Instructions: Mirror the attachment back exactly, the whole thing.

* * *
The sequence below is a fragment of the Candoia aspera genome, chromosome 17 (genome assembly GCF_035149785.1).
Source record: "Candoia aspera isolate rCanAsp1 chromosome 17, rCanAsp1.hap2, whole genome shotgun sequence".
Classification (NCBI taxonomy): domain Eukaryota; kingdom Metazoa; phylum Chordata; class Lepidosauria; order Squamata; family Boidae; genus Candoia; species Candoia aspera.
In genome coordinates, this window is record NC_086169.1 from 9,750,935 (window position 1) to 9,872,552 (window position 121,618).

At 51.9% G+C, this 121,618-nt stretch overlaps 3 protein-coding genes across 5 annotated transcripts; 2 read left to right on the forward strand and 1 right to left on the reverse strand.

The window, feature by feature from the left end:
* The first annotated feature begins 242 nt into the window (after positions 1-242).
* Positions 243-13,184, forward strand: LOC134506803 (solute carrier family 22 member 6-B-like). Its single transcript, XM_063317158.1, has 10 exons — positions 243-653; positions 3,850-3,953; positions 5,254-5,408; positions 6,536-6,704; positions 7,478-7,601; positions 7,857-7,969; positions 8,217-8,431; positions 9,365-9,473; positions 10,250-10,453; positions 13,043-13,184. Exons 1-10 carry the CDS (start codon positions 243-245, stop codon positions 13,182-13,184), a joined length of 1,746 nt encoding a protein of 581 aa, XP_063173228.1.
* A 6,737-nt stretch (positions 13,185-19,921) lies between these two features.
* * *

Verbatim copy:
The sequence below is a fragment of the Candoia aspera genome, chromosome 17 (genome assembly GCF_035149785.1).
Source record: "Candoia aspera isolate rCanAsp1 chromosome 17, rCanAsp1.hap2, whole genome shotgun sequence".
Classification (NCBI taxonomy): domain Eukaryota; kingdom Metazoa; phylum Chordata; class Lepidosauria; order Squamata; family Boidae; genus Candoia; species Candoia aspera.
In genome coordinates, this window is record NC_086169.1 from 9,750,935 (window position 1) to 9,872,552 (window position 121,618).

At 51.9% G+C, this 121,618-nt stretch overlaps 3 protein-coding genes across 5 annotated transcripts; 2 read left to right on the forward strand and 1 right to left on the reverse strand.

The window, feature by feature from the left end:
* The first annotated feature begins 242 nt into the window (after positions 1-242).
* Positions 243-13,184, forward strand: LOC134506803 (solute carrier family 22 member 6-B-like). Its single transcript, XM_063317158.1, has 10 exons — positions 243-653; positions 3,850-3,953; positions 5,254-5,408; positions 6,536-6,704; positions 7,478-7,601; positions 7,857-7,969; positions 8,217-8,431; positions 9,365-9,473; positions 10,250-10,453; positions 13,043-13,184. Exons 1-10 carry the CDS (start codon positions 243-245, stop codon positions 13,182-13,184), a joined length of 1,746 nt encoding a protein of 581 aa, XP_063173228.1.
* A 6,737-nt stretch (positions 13,185-19,921) lies between these two features.